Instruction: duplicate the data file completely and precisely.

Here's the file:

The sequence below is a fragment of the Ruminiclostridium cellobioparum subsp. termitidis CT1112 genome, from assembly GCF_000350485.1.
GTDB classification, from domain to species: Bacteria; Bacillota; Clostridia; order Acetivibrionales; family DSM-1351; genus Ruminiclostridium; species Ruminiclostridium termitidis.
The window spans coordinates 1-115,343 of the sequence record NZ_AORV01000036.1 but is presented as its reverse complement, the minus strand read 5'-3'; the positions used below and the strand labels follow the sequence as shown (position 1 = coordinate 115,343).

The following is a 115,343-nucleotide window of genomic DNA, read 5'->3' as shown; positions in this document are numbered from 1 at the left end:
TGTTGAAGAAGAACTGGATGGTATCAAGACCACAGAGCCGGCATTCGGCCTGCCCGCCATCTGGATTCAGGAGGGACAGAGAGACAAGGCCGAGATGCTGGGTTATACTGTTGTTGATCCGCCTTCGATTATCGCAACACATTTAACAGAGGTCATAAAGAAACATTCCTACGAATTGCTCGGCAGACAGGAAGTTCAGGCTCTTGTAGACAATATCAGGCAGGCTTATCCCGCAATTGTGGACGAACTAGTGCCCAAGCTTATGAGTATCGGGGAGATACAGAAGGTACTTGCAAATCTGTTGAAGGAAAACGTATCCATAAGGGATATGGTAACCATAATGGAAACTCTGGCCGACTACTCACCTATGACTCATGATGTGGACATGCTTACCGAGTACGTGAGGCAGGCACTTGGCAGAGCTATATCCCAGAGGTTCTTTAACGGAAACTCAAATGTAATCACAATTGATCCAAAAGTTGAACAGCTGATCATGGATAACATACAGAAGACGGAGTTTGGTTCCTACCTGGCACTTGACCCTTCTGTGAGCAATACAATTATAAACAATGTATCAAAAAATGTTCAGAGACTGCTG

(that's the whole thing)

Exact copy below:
The sequence below is a fragment of the Ruminiclostridium cellobioparum subsp. termitidis CT1112 genome, from assembly GCF_000350485.1.
GTDB classification, from domain to species: Bacteria; Bacillota; Clostridia; order Acetivibrionales; family DSM-1351; genus Ruminiclostridium; species Ruminiclostridium termitidis.
The window spans coordinates 1-115,343 of the sequence record NZ_AORV01000036.1 but is presented as its reverse complement, the minus strand read 5'-3'; the positions used below and the strand labels follow the sequence as shown (position 1 = coordinate 115,343).

The following is a 115,343-nucleotide window of genomic DNA, read 5'->3' as shown; positions in this document are numbered from 1 at the left end:
TGTTGAAGAAGAACTGGATGGTATCAAGACCACAGAGCCGGCATTCGGCCTGCCCGCCATCTGGATTCAGGAGGGACAGAGAGACAAGGCCGAGATGCTGGGTTATACTGTTGTTGATCCGCCTTCGATTATCGCAACACATTTAACAGAGGTCATAAAGAAACATTCCTACGAATTGCTCGGCAGACAGGAAGTTCAGGCTCTTGTAGACAATATCAGGCAGGCTTATCCCGCAATTGTGGACGAACTAGTGCCCAAGCTTATGAGTATCGGGGAGATACAGAAGGTACTTGCAAATCTGTTGAAGGAAAACGTATCCATAAGGGATATGGTAACCATAATGGAAACTCTGGCCGACTACTCACCTATGACTCATGATGTGGACATGCTTACCGAGTACGTGAGGCAGGCACTTGGCAGAGCTATATCCCAGAGGTTCTTTAACGGAAACTCAAATGTAATCACAATTGATCCAAAAGTTGAACAGCTGATCATGGATAACATACAGAAGACGGAGTTTGGTTCCTACCTGGCACTTGACCCTTCTGTGAGCAATACAATTATAAACAATGTATCAAAAAATGTTCAGAGACTGCTG